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1.  Effect of Incorporation of Mahua Extract, Fining Agent and Ageing on the Quality Characteristics of Red Wine 
Indian Journal of Microbiology  2012;52(3):406-410.
Mahua (Madhuca longfolia) extract and black grapes (Vitis vinifera) must samples 100:0 (grape:mahua), 95:5 (grape:mahua) and 90:10 (grape:mahua) were analyzed for quality characteristics. Samples were kept for fermentation and monitored for quality analysis for 15 days. 90:10 (grape:mahua) sample was found to be best on the basis of ranking test and subjected to clarification using bentonite and gelatine. Sample treated with a combination of 0.02 g/100 g bentonite and 0.04 g/100 g gelatin showed better results for anthocyanin (52.2 mg/100 g) and tannin (0.038%w/v). After ageing of 3 months TSS was found highest (2.7ºBx) in the non-clarified sample and lowest (2.1ºBx) in sample treated with 0.06 g/100 g bentonite and 0.03 g/100 g gelatine. pH was highest (3.29) in sample treated with 0.06 g/100 g bentonite and 0.03 g/100 g gelatine and lowest (3.16) in sample with 0.04 g/100 g bentonite and 0.03 g/100 g gelatine. Anthocyanin content was highest (56.1 mg/100 g) in control sample and lowest (29.22 mg/100 g) in sample treated with 0.04 g/100 g bentonite and 0.02 g/100 g gelatin. Tannin content was found to be highest (0.079%w/v) in control sample and lowest (0.03%w/v) in sample treated with 0.02 g/100 g bentonite and 0.04 g/100 g gelatine.
doi:10.1007/s12088-012-0249-z
PMCID: PMC3460141  PMID: 23997332
Wine; Mahua; Gelatine; Quality; Ageing
2.  Cost implications of the physiotherapy management of complex tibial fractures treated with circular frames 
Seventy-three consecutive patients with complex tibial fractures treated with an Ilizarov frame or Taylor Spatial Frame received physiotherapy between April 2008 and April 2010. Data were collected prospectively, and physiotherapy input was recorded (in minutes) for the patients identified. This included treatment received as an inpatient as well as an outpatient. The data were categorized for proximal, middle and distal third tibial fractures for analysis. The average cost of physiotherapy for an inpatient with an Ilizarov frame is £121.82 per case, whereas that for an outpatient receiving treatment for trauma was calculated as £404.60. The combined average cost of physiotherapy to support treatment of a complex tibial fracture with a fine wire fixator is £546.27. Treatment involving circular frames is complex and expensive, and the high physiotherapy cost is not reflected in Healthcare Resource Group codes. This cost calculation will help service units, and NHS Trusts develop realistic costing plans to support treatment. Cost implications of the physiotherapy management of complex tibial fractures using the Ilizarov technique.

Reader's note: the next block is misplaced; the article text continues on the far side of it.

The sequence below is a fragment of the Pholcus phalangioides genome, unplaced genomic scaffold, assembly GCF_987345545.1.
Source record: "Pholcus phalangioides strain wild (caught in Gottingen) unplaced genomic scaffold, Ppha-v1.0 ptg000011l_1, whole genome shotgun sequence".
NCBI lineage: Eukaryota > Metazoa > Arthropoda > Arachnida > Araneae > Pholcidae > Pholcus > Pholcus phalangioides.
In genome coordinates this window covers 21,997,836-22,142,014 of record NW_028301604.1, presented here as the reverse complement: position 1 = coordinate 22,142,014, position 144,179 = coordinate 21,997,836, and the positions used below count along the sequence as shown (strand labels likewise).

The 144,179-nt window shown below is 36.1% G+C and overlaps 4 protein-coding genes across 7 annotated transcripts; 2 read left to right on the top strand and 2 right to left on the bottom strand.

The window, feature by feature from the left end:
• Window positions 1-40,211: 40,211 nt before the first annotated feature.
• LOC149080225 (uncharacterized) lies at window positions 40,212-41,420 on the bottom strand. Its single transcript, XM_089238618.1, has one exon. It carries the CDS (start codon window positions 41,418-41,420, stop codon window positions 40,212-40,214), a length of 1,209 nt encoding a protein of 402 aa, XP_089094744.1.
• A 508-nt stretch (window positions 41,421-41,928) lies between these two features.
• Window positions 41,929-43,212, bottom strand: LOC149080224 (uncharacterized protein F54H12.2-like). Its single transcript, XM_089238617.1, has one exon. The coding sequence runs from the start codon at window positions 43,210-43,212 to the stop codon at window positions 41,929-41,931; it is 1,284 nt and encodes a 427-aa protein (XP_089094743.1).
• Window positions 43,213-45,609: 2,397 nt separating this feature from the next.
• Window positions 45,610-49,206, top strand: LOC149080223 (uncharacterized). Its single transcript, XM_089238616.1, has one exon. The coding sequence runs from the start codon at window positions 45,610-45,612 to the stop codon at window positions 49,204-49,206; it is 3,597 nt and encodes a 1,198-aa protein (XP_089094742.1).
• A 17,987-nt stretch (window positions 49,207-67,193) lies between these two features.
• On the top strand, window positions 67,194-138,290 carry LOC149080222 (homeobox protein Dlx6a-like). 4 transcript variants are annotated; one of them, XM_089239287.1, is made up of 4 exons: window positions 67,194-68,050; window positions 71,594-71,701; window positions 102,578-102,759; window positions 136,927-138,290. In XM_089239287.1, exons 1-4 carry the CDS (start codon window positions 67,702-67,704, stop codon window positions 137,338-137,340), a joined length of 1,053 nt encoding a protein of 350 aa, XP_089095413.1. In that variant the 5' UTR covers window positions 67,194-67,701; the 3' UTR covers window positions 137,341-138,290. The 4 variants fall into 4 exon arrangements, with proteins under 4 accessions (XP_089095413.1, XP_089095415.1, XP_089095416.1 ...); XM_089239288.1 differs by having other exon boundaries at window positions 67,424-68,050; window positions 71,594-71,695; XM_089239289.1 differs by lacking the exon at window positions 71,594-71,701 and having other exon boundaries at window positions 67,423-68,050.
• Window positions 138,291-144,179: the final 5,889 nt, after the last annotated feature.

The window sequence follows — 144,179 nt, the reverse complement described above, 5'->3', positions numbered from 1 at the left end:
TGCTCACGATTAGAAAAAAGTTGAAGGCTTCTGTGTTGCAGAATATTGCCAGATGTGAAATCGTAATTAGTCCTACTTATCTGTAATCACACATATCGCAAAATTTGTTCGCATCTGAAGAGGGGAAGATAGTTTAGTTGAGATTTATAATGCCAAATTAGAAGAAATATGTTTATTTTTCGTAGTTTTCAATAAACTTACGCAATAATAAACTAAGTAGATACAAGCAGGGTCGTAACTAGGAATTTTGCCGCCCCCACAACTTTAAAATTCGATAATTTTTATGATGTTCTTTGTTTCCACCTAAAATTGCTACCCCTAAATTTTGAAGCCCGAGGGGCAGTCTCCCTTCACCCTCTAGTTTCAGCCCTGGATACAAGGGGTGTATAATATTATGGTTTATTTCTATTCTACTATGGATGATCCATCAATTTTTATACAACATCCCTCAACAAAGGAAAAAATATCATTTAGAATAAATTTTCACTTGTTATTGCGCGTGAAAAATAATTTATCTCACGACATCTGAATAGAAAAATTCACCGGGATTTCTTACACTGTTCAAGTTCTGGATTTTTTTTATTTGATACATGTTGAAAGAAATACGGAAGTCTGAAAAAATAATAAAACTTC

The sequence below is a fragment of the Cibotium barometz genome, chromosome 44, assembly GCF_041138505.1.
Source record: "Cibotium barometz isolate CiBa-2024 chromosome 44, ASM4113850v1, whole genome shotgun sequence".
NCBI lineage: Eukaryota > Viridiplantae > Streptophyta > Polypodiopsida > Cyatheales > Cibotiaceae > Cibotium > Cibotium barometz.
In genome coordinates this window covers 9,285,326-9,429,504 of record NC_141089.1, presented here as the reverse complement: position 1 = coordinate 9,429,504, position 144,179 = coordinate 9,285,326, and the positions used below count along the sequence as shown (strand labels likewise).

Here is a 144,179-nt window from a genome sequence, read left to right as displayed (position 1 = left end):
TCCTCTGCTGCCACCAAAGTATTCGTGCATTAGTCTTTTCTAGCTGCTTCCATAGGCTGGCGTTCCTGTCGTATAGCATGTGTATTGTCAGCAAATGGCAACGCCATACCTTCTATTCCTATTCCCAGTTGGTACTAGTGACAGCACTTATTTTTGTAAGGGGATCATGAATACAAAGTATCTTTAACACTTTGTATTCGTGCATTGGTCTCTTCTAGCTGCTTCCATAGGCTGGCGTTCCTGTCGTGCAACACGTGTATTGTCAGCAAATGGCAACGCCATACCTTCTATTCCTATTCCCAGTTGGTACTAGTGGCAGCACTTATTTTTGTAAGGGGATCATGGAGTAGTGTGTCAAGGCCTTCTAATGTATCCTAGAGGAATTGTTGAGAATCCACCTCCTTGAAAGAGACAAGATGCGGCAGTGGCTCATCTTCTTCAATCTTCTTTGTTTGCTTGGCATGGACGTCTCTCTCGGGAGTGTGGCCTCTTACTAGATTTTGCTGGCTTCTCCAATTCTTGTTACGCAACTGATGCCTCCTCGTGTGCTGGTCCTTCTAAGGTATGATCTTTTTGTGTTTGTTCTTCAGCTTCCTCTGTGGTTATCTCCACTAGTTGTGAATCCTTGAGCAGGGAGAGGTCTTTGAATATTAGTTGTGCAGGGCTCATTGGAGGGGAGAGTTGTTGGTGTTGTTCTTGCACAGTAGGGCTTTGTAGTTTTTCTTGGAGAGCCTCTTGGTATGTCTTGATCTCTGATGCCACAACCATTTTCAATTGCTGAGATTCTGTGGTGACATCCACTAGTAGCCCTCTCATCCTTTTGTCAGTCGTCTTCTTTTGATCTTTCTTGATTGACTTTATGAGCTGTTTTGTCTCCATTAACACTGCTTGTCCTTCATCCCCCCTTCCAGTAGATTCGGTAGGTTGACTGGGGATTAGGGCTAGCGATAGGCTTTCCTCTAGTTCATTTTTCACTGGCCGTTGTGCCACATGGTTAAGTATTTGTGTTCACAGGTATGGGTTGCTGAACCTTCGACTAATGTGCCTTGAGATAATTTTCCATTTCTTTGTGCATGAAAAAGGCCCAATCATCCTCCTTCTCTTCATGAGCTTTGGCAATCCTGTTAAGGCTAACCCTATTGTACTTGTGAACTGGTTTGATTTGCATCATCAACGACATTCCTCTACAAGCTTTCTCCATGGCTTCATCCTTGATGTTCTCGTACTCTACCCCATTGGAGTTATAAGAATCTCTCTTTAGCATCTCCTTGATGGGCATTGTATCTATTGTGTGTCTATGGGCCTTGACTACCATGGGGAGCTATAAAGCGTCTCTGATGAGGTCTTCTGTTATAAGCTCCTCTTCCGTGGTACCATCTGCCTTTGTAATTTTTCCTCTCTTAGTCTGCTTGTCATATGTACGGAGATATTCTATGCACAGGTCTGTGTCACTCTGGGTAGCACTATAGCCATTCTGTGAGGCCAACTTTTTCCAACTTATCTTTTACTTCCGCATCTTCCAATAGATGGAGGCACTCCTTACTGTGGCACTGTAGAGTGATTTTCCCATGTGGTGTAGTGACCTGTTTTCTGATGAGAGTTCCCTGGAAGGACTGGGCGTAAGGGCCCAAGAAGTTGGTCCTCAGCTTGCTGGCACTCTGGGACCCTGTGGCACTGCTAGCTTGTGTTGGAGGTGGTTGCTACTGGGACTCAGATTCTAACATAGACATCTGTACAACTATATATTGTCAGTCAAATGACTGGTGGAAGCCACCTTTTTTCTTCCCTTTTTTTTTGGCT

doi:10.1007/s11751-013-0173-8
PMCID: PMC3800517  PMID: 23943063
Cost analysis; Physiotherapy cost; Complex tibial fractures
3.  Evaluation of In Vivo Wound Healing Activity of Bacopa monniera on Different Wound Model in Rats 
BioMed Research International  2013;2013:972028.
Wound healing effects of 50% ethanol extract of dried whole plant of Bacopa monniera (BME) was studied on wound models in rats. BME (25 mg/kg) was administered orally, once daily for 10 days (incision and dead space wound models) or for 21 days or more (excision wound model) in rats. BME was studied for its in vitro antimicrobial and in vivo wound breaking strength, WBS (incision model), rate of contraction, period of epithelization, histology of skin (excision model), granulation tissue free radicals (nitric oxide and lipid peroxidation), antioxidants (catalase, superoxide dismutase, and reduced glutathione), acute inflammatory marker (myeloperoxidase), connective tissue markers (hydroxyproline, hexosamine, and hexuronic acid), and deep connective tissue histology (dead space wound). BME showed antimicrobial activity against skin pathogens, enhanced WBS, rate of contraction, skin collagen tissue formation, and early epithelization period with low scar area indicating enhanced healing. Healing effect was further substantiated by decreased free radicals and myeloperoxidase and enhanced antioxidants and connective tissue markers with histological evidence of more collagen formation in skin and deeper connective tissues. BME decreased myeloperoxidase and free radical generated tissue damage, promoting antioxidant status, faster collagen deposition, other connective tissue constituent formation, and antibacterial activity.
doi:10.1155/2013/972028
PMCID: PMC3745907  PMID: 23984424
4.  Relative and attributable diabetes risk associated with hyperuricemia in US veterans with gout 
Background: Hyperuricemia is known to be a risk factor for incident type 2 diabetes mellitus, but the absolute magnitude of the association is not known. We aimed to evaluate the strength of association between hyperuricemia and the risk of developing diabetes among the US veterans with gout.